Inspect the patient for cyanosis. If central cyanosis is present within the first hours or days after birth, suspect atresia of one of the right heart valves, transposition of the great vessels, or persistent fetal circulation.

Inspect for evidence of congestive heart failure. In newborns, the most important signs of heart failure are poor feeding, persistent tachycardia of up to 200 beats per minute, tachypnea, pallor, and an enlarged liver. Crackles are not sensitive indicators of heart failure in newborns. Heart failure during the first few days after birth is frequently caused by hypoplastic left heart syndrome.

Palpate for the point of maximum impulse. In newborns younger than 48 hours old, the point of maximum impulse is often in the xiphoid region. After this period and for several years, the point of maximum impulse should be in the fourth left intercostal space just lateral to the midclavicular line. A right-sided point of maximum impulse is suggestive of dextrocardia, a left-sided pneumothorax, or a diaphragmatic hernia (which is usually on the left side, so that the herniated abdominal contents displace the heart to the right.)

Auscultate the heart in the same locations as in adults by using the small diaphragm and bell of the stethoscope. Because the respiratory rate is so rapid in newborns, it is often difficult to distinguish respiratory from cardiac events. Sometimes occluding the nares for a few seconds may help to elucidate the sounds. Auscultation in newborns has a low degree of sensitivity in detecting congenital heart disease. Many ''normal'' murmurs heard in the early neonatal period are related to the marked changes in circulation after birth. It has been suggested that there is less than a 1 in 10 chance that a murmur heard in the neonatal period is the consequence of actual congenital heart disease. A systolic murmur at the upper left sternal border from a patent ductus arteriosus is commonly heard at birth but disappears by the second or third day after birth as the ductus spontaneously closes. In contrast, many severe congenital heart lesions, such as transposition of the great vessels, produce no murmur in the neonatal period. If any murmurs are present, they should be noted and described as indicated in Chapter 14, The Heart.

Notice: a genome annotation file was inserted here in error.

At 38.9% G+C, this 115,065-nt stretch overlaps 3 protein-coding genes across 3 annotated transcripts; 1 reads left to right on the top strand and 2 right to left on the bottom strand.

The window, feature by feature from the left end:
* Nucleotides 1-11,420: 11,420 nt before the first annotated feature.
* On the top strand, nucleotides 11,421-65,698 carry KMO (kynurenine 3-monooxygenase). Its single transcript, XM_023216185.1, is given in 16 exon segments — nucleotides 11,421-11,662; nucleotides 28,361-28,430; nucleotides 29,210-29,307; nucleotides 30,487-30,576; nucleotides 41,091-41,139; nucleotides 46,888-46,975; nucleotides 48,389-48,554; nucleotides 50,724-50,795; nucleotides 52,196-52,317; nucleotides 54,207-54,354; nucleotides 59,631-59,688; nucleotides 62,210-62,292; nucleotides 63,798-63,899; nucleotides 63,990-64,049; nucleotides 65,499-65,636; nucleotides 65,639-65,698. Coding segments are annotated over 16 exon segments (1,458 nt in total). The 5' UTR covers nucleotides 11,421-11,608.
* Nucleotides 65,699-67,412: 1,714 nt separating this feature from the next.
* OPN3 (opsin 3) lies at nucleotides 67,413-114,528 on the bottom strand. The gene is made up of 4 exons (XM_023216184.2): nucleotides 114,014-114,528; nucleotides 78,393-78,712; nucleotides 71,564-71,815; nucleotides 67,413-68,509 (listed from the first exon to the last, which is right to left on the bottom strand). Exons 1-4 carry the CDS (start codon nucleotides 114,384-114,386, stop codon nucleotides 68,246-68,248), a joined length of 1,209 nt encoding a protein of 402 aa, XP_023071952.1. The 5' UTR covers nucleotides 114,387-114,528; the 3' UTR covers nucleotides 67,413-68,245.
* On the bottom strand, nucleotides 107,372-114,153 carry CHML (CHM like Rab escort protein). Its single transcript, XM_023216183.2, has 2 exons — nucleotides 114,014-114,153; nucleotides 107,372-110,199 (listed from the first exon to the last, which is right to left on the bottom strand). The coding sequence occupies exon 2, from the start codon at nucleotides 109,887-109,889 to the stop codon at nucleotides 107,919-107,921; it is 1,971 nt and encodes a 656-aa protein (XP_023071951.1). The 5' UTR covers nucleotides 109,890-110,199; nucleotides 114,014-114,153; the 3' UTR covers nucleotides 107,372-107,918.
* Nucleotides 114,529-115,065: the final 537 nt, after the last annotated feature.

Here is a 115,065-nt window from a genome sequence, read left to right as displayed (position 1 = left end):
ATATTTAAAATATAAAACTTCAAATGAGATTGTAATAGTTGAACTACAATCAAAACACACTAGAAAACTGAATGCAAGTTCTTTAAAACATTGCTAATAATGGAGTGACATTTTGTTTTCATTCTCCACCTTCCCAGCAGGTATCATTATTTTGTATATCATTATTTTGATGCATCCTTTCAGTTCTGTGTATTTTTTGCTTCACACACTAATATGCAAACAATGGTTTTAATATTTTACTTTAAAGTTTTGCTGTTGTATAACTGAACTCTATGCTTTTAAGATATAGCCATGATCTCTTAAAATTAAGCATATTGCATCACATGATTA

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Getting Back Into Shape After The Pregnancy

Getting Back Into Shape After The Pregnancy

Once your pregnancy is over and done with, your baby is happily in your arms, and youre headed back home from the hospital, youll begin to realize that things have only just begun. Over the next few days, weeks, and months, youre going to increasingly notice that your entire life has changed in more ways than you could ever imagine.

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